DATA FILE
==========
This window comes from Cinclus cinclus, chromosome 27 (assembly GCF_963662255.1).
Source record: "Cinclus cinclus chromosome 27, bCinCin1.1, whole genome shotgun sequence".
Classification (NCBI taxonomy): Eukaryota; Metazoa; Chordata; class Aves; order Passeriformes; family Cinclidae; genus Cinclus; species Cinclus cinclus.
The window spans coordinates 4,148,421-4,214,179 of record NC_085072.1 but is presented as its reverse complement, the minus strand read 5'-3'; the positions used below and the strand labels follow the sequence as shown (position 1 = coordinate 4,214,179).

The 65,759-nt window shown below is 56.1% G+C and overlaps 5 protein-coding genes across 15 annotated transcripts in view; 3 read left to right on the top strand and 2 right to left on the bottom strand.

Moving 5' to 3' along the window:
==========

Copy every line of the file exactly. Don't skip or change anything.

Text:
This window comes from Cinclus cinclus, chromosome 27 (assembly GCF_963662255.1).
Source record: "Cinclus cinclus chromosome 27, bCinCin1.1, whole genome shotgun sequence".
Classification (NCBI taxonomy): Eukaryota; Metazoa; Chordata; class Aves; order Passeriformes; family Cinclidae; genus Cinclus; species Cinclus cinclus.
The window spans coordinates 4,148,421-4,214,179 of record NC_085072.1 but is presented as its reverse complement, the minus strand read 5'-3'; the positions used below and the strand labels follow the sequence as shown (position 1 = coordinate 4,214,179).

The 65,759-nt window shown below is 56.1% G+C and overlaps 5 protein-coding genes across 15 annotated transcripts in view; 3 read left to right on the top strand and 2 right to left on the bottom strand.

Moving 5' to 3' along the window: